So, I am currently working on two different short stories set in someone else’s world. However, I get to take my hand in these worlds through the stories I am writing. And one of the ways I get to do this is by designing some of the cultures that exist in these settings. So, I thought I would take the opportunity to talk about designing fantasy cultures.
The first thing I do when designing a culture is look at the geography of where the culture is going to be placed. Is it rocky mountains? Is it the high desert? Perhaps they live in pastoral farmlands. Then, I look for real world cultures that lived in similar geographic areas, and pick one or two that I like. Lately, I’ve been getting into the idea of smashing two real world cultures together, especially two that don’t seem like they would mesh, and seeing what I can. I haven’t yet been very successful at this, at least not to my way of thinking, but I am still fond of the idea. I blame Robert Jordan for this, with his Irish-Bedouin Aiel.
So, I’ve picked a culture. Let’s go with an example. Let’s say our geographic location is the artic north. What cultures in the real world work there? Vikings come to mind. As do Eskimos. Which one of these I pick depends mostly on the type of story I’m writing. Let’s go with the easy one tonight, and stick with the Vikings.
So, with that said, I now know that my fantasy culture is warrior based, probably due to poor resources in their region. They likely raid neighboring lands for food and materials, maybe even for women and/or slaves. That’s a rough basic sketch, but it works for now.
Now comes the part where you add little details that make this culture seem real. Remember that at this point, you’re creating a fantasy culture, so strict adherence to the real world culture is no needed. In fact, I advise against it. Start adding new things to the basic outline that you’ve described.
So, we know that in most popular stories about Vikings, they wield axes. I’m going to run with this, and say that in my culture, swords are considered the weapons of women, and axes the weapons of men. Never would a man use a sword, nor a woman use an axe. It’s just unheard of.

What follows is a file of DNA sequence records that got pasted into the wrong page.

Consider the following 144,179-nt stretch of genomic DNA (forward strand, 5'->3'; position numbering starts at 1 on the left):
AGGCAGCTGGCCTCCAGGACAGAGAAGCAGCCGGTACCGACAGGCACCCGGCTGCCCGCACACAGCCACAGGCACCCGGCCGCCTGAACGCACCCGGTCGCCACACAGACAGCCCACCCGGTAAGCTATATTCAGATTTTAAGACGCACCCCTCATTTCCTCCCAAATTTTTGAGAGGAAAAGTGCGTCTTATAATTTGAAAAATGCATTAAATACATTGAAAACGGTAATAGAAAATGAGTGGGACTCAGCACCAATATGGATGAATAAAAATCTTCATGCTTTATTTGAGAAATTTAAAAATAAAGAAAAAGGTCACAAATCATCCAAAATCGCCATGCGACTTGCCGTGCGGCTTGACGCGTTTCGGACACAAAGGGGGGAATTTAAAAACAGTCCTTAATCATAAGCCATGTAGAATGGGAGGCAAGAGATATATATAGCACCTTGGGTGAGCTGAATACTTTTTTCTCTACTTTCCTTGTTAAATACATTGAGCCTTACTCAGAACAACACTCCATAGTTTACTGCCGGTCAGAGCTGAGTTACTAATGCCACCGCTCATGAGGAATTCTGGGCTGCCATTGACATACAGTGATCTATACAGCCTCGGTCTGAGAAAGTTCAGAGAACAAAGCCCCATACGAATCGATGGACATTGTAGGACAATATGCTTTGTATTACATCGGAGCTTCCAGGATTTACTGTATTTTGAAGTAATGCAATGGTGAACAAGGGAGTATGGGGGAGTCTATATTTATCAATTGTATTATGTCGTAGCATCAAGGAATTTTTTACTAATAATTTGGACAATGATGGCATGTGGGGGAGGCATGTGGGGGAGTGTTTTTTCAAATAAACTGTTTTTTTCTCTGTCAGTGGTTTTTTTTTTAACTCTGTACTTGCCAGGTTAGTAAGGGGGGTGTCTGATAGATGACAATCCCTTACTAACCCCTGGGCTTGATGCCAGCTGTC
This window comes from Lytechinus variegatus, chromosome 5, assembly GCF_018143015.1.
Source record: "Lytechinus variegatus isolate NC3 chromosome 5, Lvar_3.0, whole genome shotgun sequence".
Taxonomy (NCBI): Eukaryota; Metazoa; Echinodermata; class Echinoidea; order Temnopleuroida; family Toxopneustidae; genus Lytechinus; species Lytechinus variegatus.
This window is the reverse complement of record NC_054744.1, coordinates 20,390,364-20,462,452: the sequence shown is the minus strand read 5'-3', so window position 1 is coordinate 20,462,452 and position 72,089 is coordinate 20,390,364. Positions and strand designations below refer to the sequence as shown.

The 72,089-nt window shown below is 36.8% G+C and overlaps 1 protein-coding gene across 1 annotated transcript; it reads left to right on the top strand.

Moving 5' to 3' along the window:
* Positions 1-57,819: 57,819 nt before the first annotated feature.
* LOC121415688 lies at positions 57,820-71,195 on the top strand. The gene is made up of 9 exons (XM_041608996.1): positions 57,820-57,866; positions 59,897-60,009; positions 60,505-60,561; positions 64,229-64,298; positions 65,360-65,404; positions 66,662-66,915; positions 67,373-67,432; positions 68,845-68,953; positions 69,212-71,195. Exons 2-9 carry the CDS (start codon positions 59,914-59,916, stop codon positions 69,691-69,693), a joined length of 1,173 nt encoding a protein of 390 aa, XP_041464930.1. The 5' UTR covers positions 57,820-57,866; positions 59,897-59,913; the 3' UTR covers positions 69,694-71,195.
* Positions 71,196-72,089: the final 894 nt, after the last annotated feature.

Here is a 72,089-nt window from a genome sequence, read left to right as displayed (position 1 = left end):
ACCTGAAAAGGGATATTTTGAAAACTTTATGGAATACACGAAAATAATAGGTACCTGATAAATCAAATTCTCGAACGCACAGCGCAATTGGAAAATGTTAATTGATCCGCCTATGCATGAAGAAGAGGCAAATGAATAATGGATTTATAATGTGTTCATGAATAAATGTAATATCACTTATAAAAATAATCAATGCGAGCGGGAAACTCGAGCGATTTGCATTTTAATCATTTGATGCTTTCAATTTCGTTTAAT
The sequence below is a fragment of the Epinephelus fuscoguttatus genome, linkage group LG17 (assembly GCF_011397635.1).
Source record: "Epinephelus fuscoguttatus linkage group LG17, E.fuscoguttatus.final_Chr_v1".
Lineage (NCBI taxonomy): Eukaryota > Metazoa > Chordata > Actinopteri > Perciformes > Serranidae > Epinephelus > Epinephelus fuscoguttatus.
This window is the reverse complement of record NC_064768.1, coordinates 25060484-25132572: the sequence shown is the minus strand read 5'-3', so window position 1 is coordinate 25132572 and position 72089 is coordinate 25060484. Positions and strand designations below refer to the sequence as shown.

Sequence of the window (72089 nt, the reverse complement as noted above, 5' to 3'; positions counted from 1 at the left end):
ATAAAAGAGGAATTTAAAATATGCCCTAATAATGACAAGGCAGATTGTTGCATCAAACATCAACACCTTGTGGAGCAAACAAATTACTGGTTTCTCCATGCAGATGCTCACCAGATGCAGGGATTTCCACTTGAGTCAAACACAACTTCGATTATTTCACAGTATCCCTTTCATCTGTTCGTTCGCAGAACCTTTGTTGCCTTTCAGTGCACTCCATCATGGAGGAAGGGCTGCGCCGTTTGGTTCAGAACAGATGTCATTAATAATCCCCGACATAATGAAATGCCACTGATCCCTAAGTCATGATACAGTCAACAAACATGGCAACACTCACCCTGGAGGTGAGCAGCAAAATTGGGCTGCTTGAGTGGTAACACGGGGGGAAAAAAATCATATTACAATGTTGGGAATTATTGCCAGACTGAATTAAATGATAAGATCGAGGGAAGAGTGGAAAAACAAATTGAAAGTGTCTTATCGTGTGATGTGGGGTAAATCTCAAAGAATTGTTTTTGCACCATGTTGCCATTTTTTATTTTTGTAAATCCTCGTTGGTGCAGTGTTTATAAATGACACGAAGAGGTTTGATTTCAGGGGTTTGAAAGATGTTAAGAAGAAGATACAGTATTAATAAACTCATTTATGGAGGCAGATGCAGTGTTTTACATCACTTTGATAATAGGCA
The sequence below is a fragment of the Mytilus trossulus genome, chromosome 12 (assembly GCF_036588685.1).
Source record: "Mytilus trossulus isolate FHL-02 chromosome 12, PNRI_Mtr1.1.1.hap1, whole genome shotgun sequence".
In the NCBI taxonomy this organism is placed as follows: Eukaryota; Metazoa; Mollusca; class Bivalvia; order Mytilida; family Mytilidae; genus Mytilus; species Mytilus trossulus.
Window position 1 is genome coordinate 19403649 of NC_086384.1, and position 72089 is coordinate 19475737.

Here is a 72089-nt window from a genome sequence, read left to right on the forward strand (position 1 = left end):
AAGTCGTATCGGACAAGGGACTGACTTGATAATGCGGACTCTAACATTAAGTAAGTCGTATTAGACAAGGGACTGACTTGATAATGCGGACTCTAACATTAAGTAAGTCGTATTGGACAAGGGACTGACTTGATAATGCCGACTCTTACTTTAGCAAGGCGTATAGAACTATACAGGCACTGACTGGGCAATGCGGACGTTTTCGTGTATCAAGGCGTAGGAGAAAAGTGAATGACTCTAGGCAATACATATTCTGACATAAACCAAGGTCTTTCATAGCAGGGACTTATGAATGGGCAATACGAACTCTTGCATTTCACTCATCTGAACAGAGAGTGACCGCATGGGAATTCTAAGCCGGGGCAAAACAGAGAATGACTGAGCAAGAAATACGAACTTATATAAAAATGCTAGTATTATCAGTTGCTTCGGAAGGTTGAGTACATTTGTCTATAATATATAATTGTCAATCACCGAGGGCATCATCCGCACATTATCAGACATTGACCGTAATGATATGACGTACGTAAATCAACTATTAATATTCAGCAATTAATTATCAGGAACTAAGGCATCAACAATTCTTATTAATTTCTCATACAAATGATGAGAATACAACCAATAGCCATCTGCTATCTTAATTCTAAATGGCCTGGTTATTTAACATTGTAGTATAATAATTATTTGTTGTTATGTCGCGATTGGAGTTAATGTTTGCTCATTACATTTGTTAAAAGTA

Throw in a few other little details like this, it helps define your culture some. Another example could be that the color black is the color of death, and so it is never worn. Another good one is to say that men do the raiding, but women do the defending. So, say that one group of my Viking people attacks another. The attackers would be men, but all the defenders would be women. The men of the defending village, if not out raiding on their own, would take the children and protect them should the women fall. But the women are tasked with guarding the walls of defending against attackers.
Now, something else to think about. This being a fantasy setting, what do these people think of magic? At this point in setting development, magic should be at least outlined on a basic level. Let’s go with my fantasy Viking culture. I’m going to say that magic exists, and it’s common enough that magic users are not feared or hated, but not so common that there are a lot of them, either. So, a person that is born that can use magic is sent to a special place where he or she is raised and taught how to use magic. It’s likely tied to their religion in some way. In fact, I like that idea.
Let’s talk about that for a moment. Religion is, in my opinion, important to a culture. I know a lot of fantasy writers want to avoid religion, or just make it some massive, generic religion that never references a specific deity. And that can work, but to me is unrealistic. And I won’t get into designing a religion in detail here. That could be a whole blog post by itself. But what I will say is that think about throwing in some culture-related religious ceremonies or beliefs.
So, back to my culture. I’m going to say that the chief god of these people is also a god of magic, and so the wizards in this culture are also priests.
Now, I have two distinct groups in my culture. Warriors and wizard-priests. Clearly, they are both important to this culture, which leads me to another question. What about everyone else?
Well, if they are resource poor, it’s unlikely that there are many farmers. Perhaps hunters and gatherers, which could still be warriors. Blacksmiths and shipbuilders would be respected non-combat positions. Healers, possibly magical healers as part of the priesthood, would also be respected. Everyone else would either be a slave or perhaps just a low member of the society. Likely, anyone that falls into this low category is not going to be mentioned in the story anyway.
So, that gives me a brief outline of my culture, and it’s enough to start with for a novel, and more than enough to run with for a short story.
I hope this has aided you in working up some ideas for your own fantasy writing. Until next time, keep remembering the future!